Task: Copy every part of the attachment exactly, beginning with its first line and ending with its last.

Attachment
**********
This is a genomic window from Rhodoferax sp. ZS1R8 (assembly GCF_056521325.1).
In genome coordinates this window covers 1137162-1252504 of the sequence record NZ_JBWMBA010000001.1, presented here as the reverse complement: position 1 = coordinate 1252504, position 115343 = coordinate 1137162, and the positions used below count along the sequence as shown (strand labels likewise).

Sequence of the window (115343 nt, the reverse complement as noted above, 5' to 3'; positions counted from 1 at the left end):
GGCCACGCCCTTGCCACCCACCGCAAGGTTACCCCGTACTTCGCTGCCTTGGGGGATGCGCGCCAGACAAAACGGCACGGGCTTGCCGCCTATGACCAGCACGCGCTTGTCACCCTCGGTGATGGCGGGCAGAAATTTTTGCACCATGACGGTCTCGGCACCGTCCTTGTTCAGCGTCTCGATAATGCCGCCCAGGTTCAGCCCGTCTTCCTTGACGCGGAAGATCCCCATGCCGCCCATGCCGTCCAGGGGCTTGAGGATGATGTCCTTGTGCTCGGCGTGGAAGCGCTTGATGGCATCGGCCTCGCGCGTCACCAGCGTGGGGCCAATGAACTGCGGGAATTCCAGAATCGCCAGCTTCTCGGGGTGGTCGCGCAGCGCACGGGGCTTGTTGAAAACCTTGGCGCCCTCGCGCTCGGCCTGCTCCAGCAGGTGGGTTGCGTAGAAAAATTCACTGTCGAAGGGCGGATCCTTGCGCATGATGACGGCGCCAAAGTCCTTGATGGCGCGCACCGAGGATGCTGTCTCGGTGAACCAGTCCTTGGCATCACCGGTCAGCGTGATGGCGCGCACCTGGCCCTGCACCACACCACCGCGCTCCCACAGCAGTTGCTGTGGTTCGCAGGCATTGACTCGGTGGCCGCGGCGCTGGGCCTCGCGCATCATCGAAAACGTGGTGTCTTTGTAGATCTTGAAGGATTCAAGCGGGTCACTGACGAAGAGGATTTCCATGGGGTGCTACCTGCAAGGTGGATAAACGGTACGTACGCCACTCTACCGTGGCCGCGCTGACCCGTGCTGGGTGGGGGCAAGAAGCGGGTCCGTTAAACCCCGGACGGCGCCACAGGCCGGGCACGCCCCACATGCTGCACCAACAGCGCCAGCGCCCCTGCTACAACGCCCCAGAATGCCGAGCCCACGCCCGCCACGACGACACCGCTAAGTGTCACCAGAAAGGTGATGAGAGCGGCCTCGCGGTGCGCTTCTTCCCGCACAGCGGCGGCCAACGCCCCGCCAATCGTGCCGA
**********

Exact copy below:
This is a genomic window from Rhodoferax sp. ZS1R8 (assembly GCF_056521325.1).
In genome coordinates this window covers 1137162-1252504 of the sequence record NZ_JBWMBA010000001.1, presented here as the reverse complement: position 1 = coordinate 1252504, position 115343 = coordinate 1137162, and the positions used below count along the sequence as shown (strand labels likewise).

Sequence of the window (115343 nt, the reverse complement as noted above, 5' to 3'; positions counted from 1 at the left end):
GGCCACGCCCTTGCCACCCACCGCAAGGTTACCCCGTACTTCGCTGCCTTGGGGGATGCGCGCCAGACAAAACGGCACGGGCTTGCCGCCTATGACCAGCACGCGCTTGTCACCCTCGGTGATGGCGGGCAGAAATTTTTGCACCATGACGGTCTCGGCACCGTCCTTGTTCAGCGTCTCGATAATGCCGCCCAGGTTCAGCCCGTCTTCCTTGACGCGGAAGATCCCCATGCCGCCCATGCCGTCCAGGGGCTTGAGGATGATGTCCTTGTGCTCGGCGTGGAAGCGCTTGATGGCATCGGCCTCGCGCGTCACCAGCGTGGGGCCAATGAACTGCGGGAATTCCAGAATCGCCAGCTTCTCGGGGTGGTCGCGCAGCGCACGGGGCTTGTTGAAAACCTTGGCGCCCTCGCGCTCGGCCTGCTCCAGCAGGTGGGTTGCGTAGAAAAATTCACTGTCGAAGGGCGGATCCTTGCGCATGATGACGGCGCCAAAGTCCTTGATGGCGCGCACCGAGGATGCTGTCTCGGTGAACCAGTCCTTGGCATCACCGGTCAGCGTGATGGCGCGCACCTGGCCCTGCACCACACCACCGCGCTCCCACAGCAGTTGCTGTGGTTCGCAGGCATTGACTCGGTGGCCGCGGCGCTGGGCCTCGCGCATCATCGAAAACGTGGTGTCTTTGTAGATCTTGAAGGATTCAAGCGGGTCACTGACGAAGAGGATTTCCATGGGGTGCTACCTGCAAGGTGGATAAACGGTACGTACGCCACTCTACCGTGGCCGCGCTGACCCGTGCTGGGTGGGGGCAAGAAGCGGGTCCGTTAAACCCCGGACGGCGCCACAGGCCGGGCACGCCCCACATGCTGCACCAACAGCGCCAGCGCCCCTGCTACAACGCCCCAGAATGCCGAGCCCACGCCCGCCACGACGACACCGCTAAGTGTCACCAGAAAGGTGATGAGAGCGGCCTCGCGGTGCGCTTCTTCCCGCACAGCGGCGGCCAACGCCCCGCCAATCGTGCCGA